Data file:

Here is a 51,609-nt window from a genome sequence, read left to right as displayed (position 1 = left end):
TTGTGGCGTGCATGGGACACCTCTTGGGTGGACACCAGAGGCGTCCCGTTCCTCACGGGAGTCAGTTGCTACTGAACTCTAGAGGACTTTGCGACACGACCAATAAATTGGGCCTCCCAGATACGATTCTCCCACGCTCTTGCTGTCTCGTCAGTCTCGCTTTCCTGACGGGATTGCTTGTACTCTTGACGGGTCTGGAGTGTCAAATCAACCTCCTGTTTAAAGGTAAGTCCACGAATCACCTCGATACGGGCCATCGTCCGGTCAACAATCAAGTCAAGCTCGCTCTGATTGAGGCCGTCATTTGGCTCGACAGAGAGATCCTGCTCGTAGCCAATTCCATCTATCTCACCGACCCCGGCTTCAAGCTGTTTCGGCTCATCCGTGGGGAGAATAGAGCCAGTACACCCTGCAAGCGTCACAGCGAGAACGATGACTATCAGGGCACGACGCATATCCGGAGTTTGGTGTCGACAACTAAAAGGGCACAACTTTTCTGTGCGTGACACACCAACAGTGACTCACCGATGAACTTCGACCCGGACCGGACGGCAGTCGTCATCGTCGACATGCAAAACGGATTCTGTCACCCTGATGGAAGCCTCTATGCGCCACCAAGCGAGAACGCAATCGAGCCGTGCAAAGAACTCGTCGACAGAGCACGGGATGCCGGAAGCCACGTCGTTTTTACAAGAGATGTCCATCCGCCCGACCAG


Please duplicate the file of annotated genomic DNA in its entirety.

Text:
Here is a 51,609-nt window from a genome sequence, read left to right as displayed (position 1 = left end):
TTGTGGCGTGCATGGGACACCTCTTGGGTGGACACCAGAGGCGTCCCGTTCCTCACGGGAGTCAGTTGCTACTGAACTCTAGAGGACTTTGCGACACGACCAATAAATTGGGCCTCCCAGATACGATTCTCCCACGCTCTTGCTGTCTCGTCAGTCTCGCTTTCCTGACGGGATTGCTTGTACTCTTGACGGGTCTGGAGTGTCAAATCAACCTCCTGTTTAAAGGTAAGTCCACGAATCACCTCGATACGGGCCATCGTCCGGTCAACAATCAAGTCAAGCTCGCTCTGATTGAGGCCGTCATTTGGCTCGACAGAGAGATCCTGCTCGTAGCCAATTCCATCTATCTCACCGACCCCGGCTTCAAGCTGTTTCGGCTCATCCGTGGGGAGAATAGAGCCAGTACACCCTGCAAGCGTCACAGCGAGAACGATGACTATCAGGGCACGACGCATATCCGGAGTTTGGTGTCGACAACTAAAAGGGCACAACTTTTCTGTGCGTGACACACCAACAGTGACTCACCGATGAACTTCGACCCGGACCGGACGGCAGTCGTCATCGTCGACATGCAAAACGGATTCTGTCACCCTGATGGAAGCCTCTATGCGCCACCAAGCGAGAACGCAATCGAGCCGTGCAAAGAACTCGTCGACAGAGCACGGGATGCCGGAAGCCACGTCGTTTTTACAAGAGATGTCCATCCGCCCGACCAG